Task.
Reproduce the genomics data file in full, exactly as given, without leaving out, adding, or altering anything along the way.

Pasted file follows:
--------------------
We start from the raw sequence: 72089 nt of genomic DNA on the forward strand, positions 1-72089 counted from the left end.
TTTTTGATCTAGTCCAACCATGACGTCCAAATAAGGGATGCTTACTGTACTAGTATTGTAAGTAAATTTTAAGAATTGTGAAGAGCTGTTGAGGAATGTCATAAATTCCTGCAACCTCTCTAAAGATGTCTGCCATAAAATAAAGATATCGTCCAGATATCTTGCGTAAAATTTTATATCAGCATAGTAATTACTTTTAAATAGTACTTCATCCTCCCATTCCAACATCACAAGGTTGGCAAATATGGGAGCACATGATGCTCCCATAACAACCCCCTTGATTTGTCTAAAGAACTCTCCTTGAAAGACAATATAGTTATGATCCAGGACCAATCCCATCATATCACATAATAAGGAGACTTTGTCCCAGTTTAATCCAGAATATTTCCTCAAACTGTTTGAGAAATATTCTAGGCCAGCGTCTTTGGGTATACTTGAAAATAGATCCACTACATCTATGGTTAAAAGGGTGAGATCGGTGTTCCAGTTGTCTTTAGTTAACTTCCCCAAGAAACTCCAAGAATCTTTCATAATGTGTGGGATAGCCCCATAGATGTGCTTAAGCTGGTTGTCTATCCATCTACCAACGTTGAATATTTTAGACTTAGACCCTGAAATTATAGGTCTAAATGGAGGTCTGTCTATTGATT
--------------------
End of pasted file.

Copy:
We start from the raw sequence: 72089 nt of genomic DNA on the forward strand, positions 1-72089 counted from the left end.
TTTTTGATCTAGTCCAACCATGACGTCCAAATAAGGGATGCTTACTGTACTAGTATTGTAAGTAAATTTTAAGAATTGTGAAGAGCTGTTGAGGAATGTCATAAATTCCTGCAACCTCTCTAAAGATGTCTGCCATAAAATAAAGATATCGTCCAGATATCTTGCGTAAAATTTTATATCAGCATAGTAATTACTTTTAAATAGTACTTCATCCTCCCATTCCAACATCACAAGGTTGGCAAATATGGGAGCACATGATGCTCCCATAACAACCCCCTTGATTTGTCTAAAGAACTCTCCTTGAAAGACAATATAGTTATGATCCAGGACCAATCCCATCATATCACATAATAAGGAGACTTTGTCCCAGTTTAATCCAGAATATTTCCTCAAACTGTTTGAGAAATATTCTAGGCCAGCGTCTTTGGGTATACTTGAAAATAGATCCACTACATCTATGGTTAAAAGGGTGAGATCGGTGTTCCAGTTGTCTTTAGTTAACTTCCCCAAGAAACTCCAAGAATCTTTCATAATGTGTGGGATAGCCCCATAGATGTGCTTAAGCTGGTTGTCTATCCATCTACCAACGTTGAATATTTTAGACTTAGACCCTGAAATTATAGGTCTAAATGGAGGTCTGTCTATTGATT